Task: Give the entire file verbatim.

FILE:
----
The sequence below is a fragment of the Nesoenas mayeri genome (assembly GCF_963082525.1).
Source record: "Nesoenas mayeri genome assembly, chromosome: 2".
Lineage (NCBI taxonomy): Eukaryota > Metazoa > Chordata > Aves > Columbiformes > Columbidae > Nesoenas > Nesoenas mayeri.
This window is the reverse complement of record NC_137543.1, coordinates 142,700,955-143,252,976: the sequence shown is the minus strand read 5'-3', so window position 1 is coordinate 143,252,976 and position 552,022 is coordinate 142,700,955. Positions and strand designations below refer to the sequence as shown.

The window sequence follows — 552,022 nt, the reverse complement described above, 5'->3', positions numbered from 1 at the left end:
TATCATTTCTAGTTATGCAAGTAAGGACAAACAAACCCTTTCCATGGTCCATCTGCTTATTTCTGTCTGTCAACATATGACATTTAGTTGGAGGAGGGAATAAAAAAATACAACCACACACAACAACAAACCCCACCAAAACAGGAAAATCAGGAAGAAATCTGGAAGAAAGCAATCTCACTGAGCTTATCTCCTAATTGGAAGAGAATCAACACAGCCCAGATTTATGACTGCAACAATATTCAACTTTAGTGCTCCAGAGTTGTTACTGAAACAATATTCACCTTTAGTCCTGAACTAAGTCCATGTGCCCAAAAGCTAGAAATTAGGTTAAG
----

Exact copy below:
The sequence below is a fragment of the Nesoenas mayeri genome (assembly GCF_963082525.1).
Source record: "Nesoenas mayeri genome assembly, chromosome: 2".
Lineage (NCBI taxonomy): Eukaryota > Metazoa > Chordata > Aves > Columbiformes > Columbidae > Nesoenas > Nesoenas mayeri.
This window is the reverse complement of record NC_137543.1, coordinates 142,700,955-143,252,976: the sequence shown is the minus strand read 5'-3', so window position 1 is coordinate 143,252,976 and position 552,022 is coordinate 142,700,955. Positions and strand designations below refer to the sequence as shown.

The window sequence follows — 552,022 nt, the reverse complement described above, 5'->3', positions numbered from 1 at the left end:
TATCATTTCTAGTTATGCAAGTAAGGACAAACAAACCCTTTCCATGGTCCATCTGCTTATTTCTGTCTGTCAACATATGACATTTAGTTGGAGGAGGGAATAAAAAAATACAACCACACACAACAACAAACCCCACCAAAACAGGAAAATCAGGAAGAAATCTGGAAGAAAGCAATCTCACTGAGCTTATCTCCTAATTGGAAGAGAATCAACACAGCCCAGATTTATGACTGCAACAATATTCAACTTTAGTGCTCCAGAGTTGTTACTGAAACAATATTCACCTTTAGTCCTGAACTAAGTCCATGTGCCCAAAAGCTAGAAATTAGGTTAAG